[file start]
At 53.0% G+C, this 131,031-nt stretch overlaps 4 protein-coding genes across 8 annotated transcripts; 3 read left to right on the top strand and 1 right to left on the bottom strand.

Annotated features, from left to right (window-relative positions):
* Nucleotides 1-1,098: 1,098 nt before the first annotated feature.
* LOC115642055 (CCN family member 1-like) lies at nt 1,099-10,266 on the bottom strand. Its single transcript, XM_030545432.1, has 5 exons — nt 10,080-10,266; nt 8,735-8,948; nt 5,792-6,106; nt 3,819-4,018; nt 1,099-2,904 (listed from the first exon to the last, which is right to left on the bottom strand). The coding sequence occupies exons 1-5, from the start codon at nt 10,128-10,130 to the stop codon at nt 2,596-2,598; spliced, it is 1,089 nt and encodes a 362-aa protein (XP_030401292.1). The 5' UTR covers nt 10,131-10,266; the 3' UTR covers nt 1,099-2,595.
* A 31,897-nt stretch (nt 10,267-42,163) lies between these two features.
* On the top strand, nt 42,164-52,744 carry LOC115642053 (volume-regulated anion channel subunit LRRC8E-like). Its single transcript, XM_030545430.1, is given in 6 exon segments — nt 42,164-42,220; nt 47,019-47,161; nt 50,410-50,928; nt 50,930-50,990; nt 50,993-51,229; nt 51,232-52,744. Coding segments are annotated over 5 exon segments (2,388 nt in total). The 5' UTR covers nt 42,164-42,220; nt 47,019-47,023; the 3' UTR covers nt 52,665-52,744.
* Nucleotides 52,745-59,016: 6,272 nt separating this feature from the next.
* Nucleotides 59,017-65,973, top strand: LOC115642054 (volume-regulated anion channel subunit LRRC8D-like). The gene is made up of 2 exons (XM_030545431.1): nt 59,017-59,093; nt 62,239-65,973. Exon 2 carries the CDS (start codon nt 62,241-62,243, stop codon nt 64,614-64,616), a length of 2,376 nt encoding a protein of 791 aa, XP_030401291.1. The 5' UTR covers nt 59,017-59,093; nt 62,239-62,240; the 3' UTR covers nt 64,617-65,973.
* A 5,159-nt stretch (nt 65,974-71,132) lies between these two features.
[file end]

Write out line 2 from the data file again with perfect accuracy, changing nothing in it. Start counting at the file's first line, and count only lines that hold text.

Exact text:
Annotated features, from left to right (window-relative positions):